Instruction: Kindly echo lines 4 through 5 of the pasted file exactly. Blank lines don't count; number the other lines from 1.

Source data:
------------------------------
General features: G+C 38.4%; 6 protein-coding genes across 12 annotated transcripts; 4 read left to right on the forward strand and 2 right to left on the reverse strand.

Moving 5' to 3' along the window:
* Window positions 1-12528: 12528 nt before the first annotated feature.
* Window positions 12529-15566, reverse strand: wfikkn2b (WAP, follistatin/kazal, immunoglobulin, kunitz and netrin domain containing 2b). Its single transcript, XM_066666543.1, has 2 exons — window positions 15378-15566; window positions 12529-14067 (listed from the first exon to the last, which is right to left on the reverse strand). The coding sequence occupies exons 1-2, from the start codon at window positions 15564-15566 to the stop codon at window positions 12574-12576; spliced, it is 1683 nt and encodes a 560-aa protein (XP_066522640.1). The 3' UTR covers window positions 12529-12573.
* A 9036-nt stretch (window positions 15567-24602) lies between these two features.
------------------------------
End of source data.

* Window positions 12529-15566, reverse strand: wfikkn2b (WAP, follistatin/kazal, immunoglobulin, kunitz and netrin domain containing 2b). Its single transcript, XM_066666543.1, has 2 exons — window positions 15378-15566; window positions 12529-14067 (listed from the first exon to the last, which is right to left on the reverse strand). The coding sequence occupies exons 1-2, from the start codon at window positions 15564-15566 to the stop codon at window positions 12574-12576; spliced, it is 1683 nt and encodes a 560-aa protein (XP_066522640.1). The 3' UTR covers window positions 12529-12573.
* A 9036-nt stretch (window positions 15567-24602) lies between these two features.